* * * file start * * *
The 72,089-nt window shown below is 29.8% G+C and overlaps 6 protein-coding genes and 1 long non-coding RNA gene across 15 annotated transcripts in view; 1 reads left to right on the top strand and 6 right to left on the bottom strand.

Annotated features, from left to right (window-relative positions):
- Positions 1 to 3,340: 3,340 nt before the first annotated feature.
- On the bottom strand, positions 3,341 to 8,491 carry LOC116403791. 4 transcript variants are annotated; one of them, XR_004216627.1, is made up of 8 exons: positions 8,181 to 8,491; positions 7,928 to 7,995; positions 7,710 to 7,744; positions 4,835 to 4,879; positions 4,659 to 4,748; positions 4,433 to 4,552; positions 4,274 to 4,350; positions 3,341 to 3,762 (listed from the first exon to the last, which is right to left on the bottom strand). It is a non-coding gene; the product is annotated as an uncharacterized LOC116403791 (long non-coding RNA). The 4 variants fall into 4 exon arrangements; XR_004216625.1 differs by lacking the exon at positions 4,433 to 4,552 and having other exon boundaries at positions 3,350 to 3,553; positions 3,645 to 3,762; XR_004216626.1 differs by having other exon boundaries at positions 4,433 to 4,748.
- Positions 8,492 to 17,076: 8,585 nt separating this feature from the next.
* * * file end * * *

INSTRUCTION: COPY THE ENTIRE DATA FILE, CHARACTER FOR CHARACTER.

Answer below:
The 72,089-nt window shown below is 29.8% G+C and overlaps 6 protein-coding genes and 1 long non-coding RNA gene across 15 annotated transcripts in view; 1 reads left to right on the top strand and 6 right to left on the bottom strand.

Annotated features, from left to right (window-relative positions):
- Positions 1 to 3,340: 3,340 nt before the first annotated feature.
- On the bottom strand, positions 3,341 to 8,491 carry LOC116403791. 4 transcript variants are annotated; one of them, XR_004216627.1, is made up of 8 exons: positions 8,181 to 8,491; positions 7,928 to 7,995; positions 7,710 to 7,744; positions 4,835 to 4,879; positions 4,659 to 4,748; positions 4,433 to 4,552; positions 4,274 to 4,350; positions 3,341 to 3,762 (listed from the first exon to the last, which is right to left on the bottom strand). It is a non-coding gene; the product is annotated as an uncharacterized LOC116403791 (long non-coding RNA). The 4 variants fall into 4 exon arrangements; XR_004216625.1 differs by lacking the exon at positions 4,433 to 4,552 and having other exon boundaries at positions 3,350 to 3,553; positions 3,645 to 3,762; XR_004216626.1 differs by having other exon boundaries at positions 4,433 to 4,748.
- Positions 8,492 to 17,076: 8,585 nt separating this feature from the next.